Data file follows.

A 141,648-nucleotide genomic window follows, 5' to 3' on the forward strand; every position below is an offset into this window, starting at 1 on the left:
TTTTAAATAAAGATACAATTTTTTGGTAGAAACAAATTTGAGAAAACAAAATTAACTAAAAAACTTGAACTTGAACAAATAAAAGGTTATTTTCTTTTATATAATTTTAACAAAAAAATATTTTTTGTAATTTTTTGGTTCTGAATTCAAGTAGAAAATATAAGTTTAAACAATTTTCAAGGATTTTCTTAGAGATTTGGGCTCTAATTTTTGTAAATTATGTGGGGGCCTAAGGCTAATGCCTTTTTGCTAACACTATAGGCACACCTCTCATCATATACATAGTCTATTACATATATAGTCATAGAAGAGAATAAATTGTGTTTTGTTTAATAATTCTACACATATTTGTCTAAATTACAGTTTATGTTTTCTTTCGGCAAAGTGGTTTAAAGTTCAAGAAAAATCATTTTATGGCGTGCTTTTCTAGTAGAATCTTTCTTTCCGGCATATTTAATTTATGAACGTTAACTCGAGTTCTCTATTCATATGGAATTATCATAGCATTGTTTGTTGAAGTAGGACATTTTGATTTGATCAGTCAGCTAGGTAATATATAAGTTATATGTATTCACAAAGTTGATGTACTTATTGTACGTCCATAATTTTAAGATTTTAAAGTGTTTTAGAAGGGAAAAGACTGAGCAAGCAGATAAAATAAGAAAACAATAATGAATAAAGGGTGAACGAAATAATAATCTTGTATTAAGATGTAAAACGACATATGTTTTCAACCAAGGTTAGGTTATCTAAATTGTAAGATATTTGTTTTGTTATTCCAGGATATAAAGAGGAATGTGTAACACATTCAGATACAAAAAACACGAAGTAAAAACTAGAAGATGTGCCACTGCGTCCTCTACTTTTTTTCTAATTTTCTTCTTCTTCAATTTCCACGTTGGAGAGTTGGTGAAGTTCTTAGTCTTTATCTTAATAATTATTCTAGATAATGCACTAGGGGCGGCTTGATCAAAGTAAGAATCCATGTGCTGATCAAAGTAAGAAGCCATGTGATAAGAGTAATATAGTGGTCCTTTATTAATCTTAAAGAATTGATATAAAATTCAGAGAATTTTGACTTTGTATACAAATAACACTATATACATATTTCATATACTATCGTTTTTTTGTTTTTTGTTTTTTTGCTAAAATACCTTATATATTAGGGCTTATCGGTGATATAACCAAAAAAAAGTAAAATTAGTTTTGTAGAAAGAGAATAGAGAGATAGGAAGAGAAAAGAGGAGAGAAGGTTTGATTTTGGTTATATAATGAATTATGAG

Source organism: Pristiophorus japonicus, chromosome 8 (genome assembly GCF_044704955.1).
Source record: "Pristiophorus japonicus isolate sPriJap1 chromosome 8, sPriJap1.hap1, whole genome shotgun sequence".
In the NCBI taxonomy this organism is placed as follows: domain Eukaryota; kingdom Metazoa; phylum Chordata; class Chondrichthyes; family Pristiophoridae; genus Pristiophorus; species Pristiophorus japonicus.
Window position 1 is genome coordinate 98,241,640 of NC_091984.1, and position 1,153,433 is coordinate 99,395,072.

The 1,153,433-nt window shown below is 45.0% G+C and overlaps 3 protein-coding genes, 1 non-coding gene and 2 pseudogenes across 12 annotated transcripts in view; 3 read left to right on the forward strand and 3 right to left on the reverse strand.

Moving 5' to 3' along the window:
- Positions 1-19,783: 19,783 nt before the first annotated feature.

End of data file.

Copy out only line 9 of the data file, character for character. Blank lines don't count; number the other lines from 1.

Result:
- Positions 1-19,783: 19,783 nt before the first annotated feature.